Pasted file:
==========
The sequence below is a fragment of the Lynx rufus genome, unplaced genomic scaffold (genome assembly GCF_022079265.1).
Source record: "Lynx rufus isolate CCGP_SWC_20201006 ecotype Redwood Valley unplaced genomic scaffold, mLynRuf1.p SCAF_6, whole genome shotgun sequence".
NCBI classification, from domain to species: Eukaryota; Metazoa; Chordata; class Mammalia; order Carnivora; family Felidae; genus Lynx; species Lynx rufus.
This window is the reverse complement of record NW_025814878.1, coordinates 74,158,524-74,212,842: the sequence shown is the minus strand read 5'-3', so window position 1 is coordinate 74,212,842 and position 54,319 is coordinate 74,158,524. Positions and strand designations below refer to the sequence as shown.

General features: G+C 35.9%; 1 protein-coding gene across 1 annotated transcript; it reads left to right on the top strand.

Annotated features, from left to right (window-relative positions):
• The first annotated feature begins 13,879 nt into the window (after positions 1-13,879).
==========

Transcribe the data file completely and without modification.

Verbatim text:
The sequence below is a fragment of the Lynx rufus genome, unplaced genomic scaffold (genome assembly GCF_022079265.1).
Source record: "Lynx rufus isolate CCGP_SWC_20201006 ecotype Redwood Valley unplaced genomic scaffold, mLynRuf1.p SCAF_6, whole genome shotgun sequence".
NCBI classification, from domain to species: Eukaryota; Metazoa; Chordata; class Mammalia; order Carnivora; family Felidae; genus Lynx; species Lynx rufus.
This window is the reverse complement of record NW_025814878.1, coordinates 74,158,524-74,212,842: the sequence shown is the minus strand read 5'-3', so window position 1 is coordinate 74,212,842 and position 54,319 is coordinate 74,158,524. Positions and strand designations below refer to the sequence as shown.

General features: G+C 35.9%; 1 protein-coding gene across 1 annotated transcript; it reads left to right on the top strand.

Annotated features, from left to right (window-relative positions):
• The first annotated feature begins 13,879 nt into the window (after positions 1-13,879).